FuelsEurope supports the IED as the policy tool that regulate emissions from industrial sites to the air and water in particular and contribute to deliver continuing improvements in environmental performance. However, the new standards set by the Refining BREF will be extremely challenging and costly for the sector. Therefore, implementation must be carried out in a manner that does not unnecessarily impair the competitiveness of the EU refining sector.
The IED Directive regulates emissions of about 50,000 industrial installations across the EU through the establishment of sector-specific BREF (BAT REFerence document) containing information about the sector and the latest emission control techniques used. The key chapter of the BREF, the BAT Conclusions, is then passed as secondary legislation. BATs cover both the technology used and the way in which the installation is designed, built, maintained, operated and decommissioned. It aims at achieving a high level of environmental protection under economically and technically viable conditions.
The European Commission adopted an implementing decision on 9 October 2014 establishing best available techniques (BAT) conclusions for refining mineral oil and gas, under the IED – Directive 2010/75/EU, the so-called REF BREF.
The binding BAT Conclusions include BAT Associated Emission Levels (BAT-AELs) which shall be the reference for authorities in Member States to set permit conditions for operators through Emission Limit Values (ELVs).
The BAT conclusions for refineries include emission levels of various individual metal compounds or total suspended solids emissions to water; they set emissions levels of nitrogen oxides and sulphur dioxide to air, depending on the combustion mode of the fluid catalytic cracking process; and they set emission standards for non-methane volatile organic compounds (NMVOC) and benzene for storage and handling processes. The BAT conclusions also include the integrated emission management technique for NOX and SO2 from several process and combustion units within a site, as an alternative to the unit-by-unit BAT-AELs approach. This allows for refineries to achieve cost-effective overall reductions, based on the specific characteristics of that site.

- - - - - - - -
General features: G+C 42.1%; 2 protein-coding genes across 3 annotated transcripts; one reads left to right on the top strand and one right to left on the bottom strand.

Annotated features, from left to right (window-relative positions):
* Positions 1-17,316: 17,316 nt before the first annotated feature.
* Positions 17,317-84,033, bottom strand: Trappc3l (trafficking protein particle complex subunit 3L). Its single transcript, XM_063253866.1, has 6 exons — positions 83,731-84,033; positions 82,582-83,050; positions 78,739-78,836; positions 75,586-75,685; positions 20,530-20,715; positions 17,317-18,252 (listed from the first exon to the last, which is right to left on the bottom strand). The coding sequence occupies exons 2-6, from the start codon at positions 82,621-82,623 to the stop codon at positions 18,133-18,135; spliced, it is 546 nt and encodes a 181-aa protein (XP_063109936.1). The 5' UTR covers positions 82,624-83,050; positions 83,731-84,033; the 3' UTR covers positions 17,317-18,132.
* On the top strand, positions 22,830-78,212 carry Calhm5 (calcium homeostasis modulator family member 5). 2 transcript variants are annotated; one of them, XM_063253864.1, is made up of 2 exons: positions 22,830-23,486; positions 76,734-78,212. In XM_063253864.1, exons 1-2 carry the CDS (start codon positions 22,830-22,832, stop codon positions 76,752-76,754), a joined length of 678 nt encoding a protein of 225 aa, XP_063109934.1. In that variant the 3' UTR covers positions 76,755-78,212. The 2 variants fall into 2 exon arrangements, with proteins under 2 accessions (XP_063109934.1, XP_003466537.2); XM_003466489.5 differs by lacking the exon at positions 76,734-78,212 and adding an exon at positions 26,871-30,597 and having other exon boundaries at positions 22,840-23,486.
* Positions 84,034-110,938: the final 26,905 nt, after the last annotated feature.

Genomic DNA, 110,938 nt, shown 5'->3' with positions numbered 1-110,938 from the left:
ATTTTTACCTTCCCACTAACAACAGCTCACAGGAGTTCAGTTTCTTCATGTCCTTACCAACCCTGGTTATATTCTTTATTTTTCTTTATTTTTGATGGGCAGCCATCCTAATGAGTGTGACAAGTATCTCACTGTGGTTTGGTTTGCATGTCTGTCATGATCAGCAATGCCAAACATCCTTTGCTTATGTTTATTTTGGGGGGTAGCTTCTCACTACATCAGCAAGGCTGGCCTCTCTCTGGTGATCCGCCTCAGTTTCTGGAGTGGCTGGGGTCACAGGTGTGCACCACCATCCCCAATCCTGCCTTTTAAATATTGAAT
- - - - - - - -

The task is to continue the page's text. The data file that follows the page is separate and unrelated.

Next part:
In 2019, the European Commission started to assess how the IED is working and the degree to which its intended impacts have been achieved, based on the five main criteria: effectiveness, efficiency, relevance, coherence, and added value.
In 2020, as a contribution to the EU Green Deal related zero pollution ambition for a toxic-free environment, the European Commission initiated the process to revise the IED through the publication of an inception impact assessment. FuelsEurope contributed to the consultation process (here). In 2021, the Commission has continued the revision process through further consultations, stakeholder workshops as well as focus groups. FuelsEurope has provided a response to the joint Open Public Consultation on the IED and the E-PRTR Revision with technical support from Concawe, whilst also ensuring alignment with the key messages shared by the Industrial Emissions Alliance (IEA) on industry decarbonisation.
 European Pollutant Release and Transfer Registry